On March 16, 1985, journalist Terry Anderson was kidnapped from the streets of Beirut, Lebanon. As a political pawn he was held hostage for 2,454 days—almost seven years. During this excruciating ordeal Mr. Anderson showed remarkable courage, although frequently stretched to near his breaking point.
On the first day of his confinement his abductors hustled him at gunpoint from his car into theirs, then took him to a half-built apartment building. There they blindfolded him and chained him to a cot.
During his first 24 days in chains, bound and restrained like an animal, he struggled to find a way to maintain his sanity. Realizing the need to summon courage and strength from somewhere, he asked his captors for a Bible.
In his memoirs Mr. Anderson related the result of that request: "The next day, late in the afternoon, the English- speaking guard came in and threw a heavy object on the bed. I reached for it, felt the smooth covers of a book. The guard came around to the head of the bed. 'Good?' 'Yes, very good, thank you.'
"I cautiously pulled my blindfold up a bit, until I could see the book...A Bible, the Revised Standard Version. I caressed it gently ... I read the title page, the publishing and copyright information, the notes of the editors, slowly, carefully. Then: Genesis. 'In the beginning ...'" (Terry Anderson, Den of Lions, 1993, pp. 14-15).
How often in crises have men and women turned to the Bible for help? The value of the Word of God is acknowledged at such moments of unease, uncertainty and apprehension.
The Holy Bible is regarded by millions as the written Word of the one and only true God. Indeed, the Bible claims this distinction for itself. In the eyes of many others it is highly regarded as a collection of some of the world's greatest literature.
The nonprofit American Bible Society has, in more than 180 years of its existence, distributed more Bibles than there are people in the world—some 8.5 billion. The British and Foreign Bible Society has distributed several billion more in dozens of languages.
More than 100 million new Bibles, reflecting numerous translations, are sold or given away freely every year. Translations exist in more than 2,000 languages and dialects.
Today the Bible is especially popular wherever English is spoken. It is "the most widely known book in the English-speaking world ... No one in the English-speaking world can be considered literate without a basic knowledge of the Bible" (E.D. Hirsch Jr., Joseph Kett and James Trefil, The Dictionary of Cultural Literacy, 1988, p. 1). So within the English-speaking world, even where religions other than Christianity dominate, a basic knowledge of the Bible is essential if one is to be considered an educated citizen.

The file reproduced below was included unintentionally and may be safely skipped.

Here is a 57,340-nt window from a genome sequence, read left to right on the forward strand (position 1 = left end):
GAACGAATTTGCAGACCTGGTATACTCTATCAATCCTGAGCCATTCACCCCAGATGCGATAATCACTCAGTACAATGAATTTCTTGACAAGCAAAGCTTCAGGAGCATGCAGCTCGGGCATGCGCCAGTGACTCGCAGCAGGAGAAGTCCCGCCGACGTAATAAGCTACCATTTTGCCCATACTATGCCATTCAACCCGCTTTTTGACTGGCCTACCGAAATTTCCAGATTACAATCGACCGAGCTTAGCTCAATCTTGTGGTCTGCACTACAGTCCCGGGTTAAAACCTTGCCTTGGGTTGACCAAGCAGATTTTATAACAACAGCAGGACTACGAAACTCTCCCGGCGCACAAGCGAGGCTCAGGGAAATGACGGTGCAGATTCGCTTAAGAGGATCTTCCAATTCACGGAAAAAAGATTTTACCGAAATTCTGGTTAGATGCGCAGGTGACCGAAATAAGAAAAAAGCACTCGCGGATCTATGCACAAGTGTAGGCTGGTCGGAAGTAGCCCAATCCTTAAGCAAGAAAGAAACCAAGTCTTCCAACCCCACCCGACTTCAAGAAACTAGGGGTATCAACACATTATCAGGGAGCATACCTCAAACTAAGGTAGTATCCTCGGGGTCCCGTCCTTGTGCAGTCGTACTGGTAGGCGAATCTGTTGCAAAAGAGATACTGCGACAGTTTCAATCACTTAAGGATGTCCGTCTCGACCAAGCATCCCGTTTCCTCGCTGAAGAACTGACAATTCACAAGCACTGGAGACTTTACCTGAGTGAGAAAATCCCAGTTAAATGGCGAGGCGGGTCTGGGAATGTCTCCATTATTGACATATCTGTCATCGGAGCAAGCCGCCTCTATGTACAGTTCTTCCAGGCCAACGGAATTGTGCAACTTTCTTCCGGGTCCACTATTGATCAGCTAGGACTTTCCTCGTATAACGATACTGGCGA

"Literate people in India, whose religious traditions are not based on the Bible but whose common language is English, must know about the Bible to understand English within their own country. All educated speakers of ... English need to understand what is meant when someone describes a contest between David and Goliath or whether a person who has the 'wisdom of Solomon' is wise or foolish ..." (ibid.).
Many people attribute great influence to the Bible. In a survey by the Library of Congress and Book-of-the-Month Club, readers were asked which book had most influenced their lives. What topped their list? The Bible! In a 1938 Gallup poll the Bible was considered the most interesting of all books read that year. It was rated by a majority as more interesting reading than the 1930s novel Gone With the Wind. However, in more secular Britain this is not the case. In a similar British survey the Bible came in 35th in a field of 50 books.
The Bible is quoted by statesmen, politicians, philosophers, poets and even orbiting astronauts. People from all walks of life have found in its pages just the right words for innumerable situations. Its insights often provide the right accompaniment for moments of awe and inspiration, stress and anguish, confusion and doubt.
However, for all of the attention given to the Bible, its value is underestimated. When we probe a little deeper we find the Bible being lauded, even revered, yet a book whose contents are often little read and even less understood.
Much of the world is biblically illiterate. In his 2007 book Religious Literacy: What Every American Needs to Know—and Doesn't, Stephen Prothero, chair of the religion department at Boston University, documents Americans' abysmally low awareness of what the Bible says. Among his findings:
• Half of adult Americans can't name even one of the four Gospels (Matthew, Mark, Luke and John).
• Most can't name the Bible's first book (Genesis).
• Two thirds couldn't name Jesus as the One who gave the Sermon on the Mount.
• Most think the Bible says Jesus was born in Jerusalem (He was actually born in Bethlehem).
• One in 10 believe Joan of Arc was Noah's wife.
Far too many neglect to take the Bible seriously. They fail to recognize the Bible for what it is—the handbook for humankind, provided by God for our journey through life. It is a source to be consulted in every life situation, with guidelines for triumph and adversity, joy and sorrow, prosperity and poverty, confidence and doubt.
The Bible itself asserts its divine authority; it claims to be the very Word of God. It declares an understanding of mankind's purpose—to attain the awesome destiny planned for us by our Creator. It offers guidance, encouragement and direction at every turn.
But can the Bible withstand scrutiny? Is it true just because it claims to be true? Can you—should you—believe it?
In the chapters that follow, we will see whether the Bible stands as the very Word of God.